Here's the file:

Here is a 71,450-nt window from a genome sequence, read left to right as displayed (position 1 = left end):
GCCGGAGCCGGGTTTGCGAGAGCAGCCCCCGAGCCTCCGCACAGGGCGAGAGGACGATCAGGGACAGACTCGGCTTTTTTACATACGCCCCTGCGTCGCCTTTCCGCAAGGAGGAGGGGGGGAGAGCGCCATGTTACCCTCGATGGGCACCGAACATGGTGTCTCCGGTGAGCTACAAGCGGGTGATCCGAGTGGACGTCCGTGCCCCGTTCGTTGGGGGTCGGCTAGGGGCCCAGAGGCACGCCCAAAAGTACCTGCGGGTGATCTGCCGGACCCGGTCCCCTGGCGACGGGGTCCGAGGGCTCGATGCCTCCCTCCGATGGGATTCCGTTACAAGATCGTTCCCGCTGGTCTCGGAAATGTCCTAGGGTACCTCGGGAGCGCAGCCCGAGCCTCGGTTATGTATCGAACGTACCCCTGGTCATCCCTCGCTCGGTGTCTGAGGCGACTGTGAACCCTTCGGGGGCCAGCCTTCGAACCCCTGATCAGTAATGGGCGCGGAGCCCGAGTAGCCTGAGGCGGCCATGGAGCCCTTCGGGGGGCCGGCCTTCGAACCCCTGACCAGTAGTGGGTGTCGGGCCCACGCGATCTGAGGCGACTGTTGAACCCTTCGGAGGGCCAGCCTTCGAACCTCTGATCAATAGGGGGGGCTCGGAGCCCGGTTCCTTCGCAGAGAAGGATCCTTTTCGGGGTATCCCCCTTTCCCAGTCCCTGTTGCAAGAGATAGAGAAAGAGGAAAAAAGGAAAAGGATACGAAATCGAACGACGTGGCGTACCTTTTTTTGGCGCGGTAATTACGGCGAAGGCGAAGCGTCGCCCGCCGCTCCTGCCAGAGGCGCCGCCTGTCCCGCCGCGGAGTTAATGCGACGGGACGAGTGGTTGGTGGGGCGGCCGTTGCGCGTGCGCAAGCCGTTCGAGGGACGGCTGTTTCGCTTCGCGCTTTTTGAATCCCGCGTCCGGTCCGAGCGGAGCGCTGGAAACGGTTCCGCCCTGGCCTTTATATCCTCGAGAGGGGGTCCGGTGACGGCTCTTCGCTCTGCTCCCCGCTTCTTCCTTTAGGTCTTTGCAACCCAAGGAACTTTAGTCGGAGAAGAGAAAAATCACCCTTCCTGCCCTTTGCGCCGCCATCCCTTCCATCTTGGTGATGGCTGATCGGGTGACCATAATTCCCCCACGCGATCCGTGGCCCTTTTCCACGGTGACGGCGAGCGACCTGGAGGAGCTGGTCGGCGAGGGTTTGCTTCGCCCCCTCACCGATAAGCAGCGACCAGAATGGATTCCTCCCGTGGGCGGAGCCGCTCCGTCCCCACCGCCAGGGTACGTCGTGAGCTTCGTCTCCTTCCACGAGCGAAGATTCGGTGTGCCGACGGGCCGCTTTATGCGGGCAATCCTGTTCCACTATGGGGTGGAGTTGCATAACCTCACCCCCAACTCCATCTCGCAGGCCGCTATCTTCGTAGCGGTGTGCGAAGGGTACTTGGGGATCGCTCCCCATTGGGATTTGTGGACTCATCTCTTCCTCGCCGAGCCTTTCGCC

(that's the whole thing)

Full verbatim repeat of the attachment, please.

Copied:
Here is a 71,450-nt window from a genome sequence, read left to right as displayed (position 1 = left end):
GCCGGAGCCGGGTTTGCGAGAGCAGCCCCCGAGCCTCCGCACAGGGCGAGAGGACGATCAGGGACAGACTCGGCTTTTTTACATACGCCCCTGCGTCGCCTTTCCGCAAGGAGGAGGGGGGGAGAGCGCCATGTTACCCTCGATGGGCACCGAACATGGTGTCTCCGGTGAGCTACAAGCGGGTGATCCGAGTGGACGTCCGTGCCCCGTTCGTTGGGGGTCGGCTAGGGGCCCAGAGGCACGCCCAAAAGTACCTGCGGGTGATCTGCCGGACCCGGTCCCCTGGCGACGGGGTCCGAGGGCTCGATGCCTCCCTCCGATGGGATTCCGTTACAAGATCGTTCCCGCTGGTCTCGGAAATGTCCTAGGGTACCTCGGGAGCGCAGCCCGAGCCTCGGTTATGTATCGAACGTACCCCTGGTCATCCCTCGCTCGGTGTCTGAGGCGACTGTGAACCCTTCGGGGGCCAGCCTTCGAACCCCTGATCAGTAATGGGCGCGGAGCCCGAGTAGCCTGAGGCGGCCATGGAGCCCTTCGGGGGGCCGGCCTTCGAACCCCTGACCAGTAGTGGGTGTCGGGCCCACGCGATCTGAGGCGACTGTTGAACCCTTCGGAGGGCCAGCCTTCGAACCTCTGATCAATAGGGGGGGCTCGGAGCCCGGTTCCTTCGCAGAGAAGGATCCTTTTCGGGGTATCCCCCTTTCCCAGTCCCTGTTGCAAGAGATAGAGAAAGAGGAAAAAAGGAAAAGGATACGAAATCGAACGACGTGGCGTACCTTTTTTTGGCGCGGTAATTACGGCGAAGGCGAAGCGTCGCCCGCCGCTCCTGCCAGAGGCGCCGCCTGTCCCGCCGCGGAGTTAATGCGACGGGACGAGTGGTTGGTGGGGCGGCCGTTGCGCGTGCGCAAGCCGTTCGAGGGACGGCTGTTTCGCTTCGCGCTTTTTGAATCCCGCGTCCGGTCCGAGCGGAGCGCTGGAAACGGTTCCGCCCTGGCCTTTATATCCTCGAGAGGGGGTCCGGTGACGGCTCTTCGCTCTGCTCCCCGCTTCTTCCTTTAGGTCTTTGCAACCCAAGGAACTTTAGTCGGAGAAGAGAAAAATCACCCTTCCTGCCCTTTGCGCCGCCATCCCTTCCATCTTGGTGATGGCTGATCGGGTGACCATAATTCCCCCACGCGATCCGTGGCCCTTTTCCACGGTGACGGCGAGCGACCTGGAGGAGCTGGTCGGCGAGGGTTTGCTTCGCCCCCTCACCGATAAGCAGCGACCAGAATGGATTCCTCCCGTGGGCGGAGCCGCTCCGTCCCCACCGCCAGGGTACGTCGTGAGCTTCGTCTCCTTCCACGAGCGAAGATTCGGTGTGCCGACGGGCCGCTTTATGCGGGCAATCCTGTTCCACTATGGGGTGGAGTTGCATAACCTCACCCCCAACTCCATCTCGCAGGCCGCTATCTTCGTAGCGGTGTGCGAAGGGTACTTGGGGATCGCTCCCCATTGGGATTTGTGGACTCATCTCTTCCTCGCCGAGCCTTTCGCC